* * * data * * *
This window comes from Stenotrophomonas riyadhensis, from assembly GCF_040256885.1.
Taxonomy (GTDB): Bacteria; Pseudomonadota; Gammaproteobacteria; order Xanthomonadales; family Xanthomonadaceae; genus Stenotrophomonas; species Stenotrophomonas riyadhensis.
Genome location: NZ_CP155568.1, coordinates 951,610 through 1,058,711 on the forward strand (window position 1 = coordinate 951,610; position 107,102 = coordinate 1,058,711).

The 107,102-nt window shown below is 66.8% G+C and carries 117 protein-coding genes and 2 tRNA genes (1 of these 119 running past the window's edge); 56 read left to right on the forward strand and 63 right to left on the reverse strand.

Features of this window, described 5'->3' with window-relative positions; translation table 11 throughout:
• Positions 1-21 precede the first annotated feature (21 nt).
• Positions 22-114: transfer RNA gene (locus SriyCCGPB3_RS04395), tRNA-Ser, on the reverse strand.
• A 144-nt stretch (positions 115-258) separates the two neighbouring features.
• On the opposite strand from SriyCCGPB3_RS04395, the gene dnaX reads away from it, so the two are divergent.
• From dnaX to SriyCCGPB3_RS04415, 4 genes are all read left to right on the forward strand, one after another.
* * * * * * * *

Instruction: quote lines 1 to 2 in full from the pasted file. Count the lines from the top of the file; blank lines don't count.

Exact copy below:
This window comes from Stenotrophomonas riyadhensis, from assembly GCF_040256885.1.
Taxonomy (GTDB): Bacteria; Pseudomonadota; Gammaproteobacteria; order Xanthomonadales; family Xanthomonadaceae; genus Stenotrophomonas; species Stenotrophomonas riyadhensis.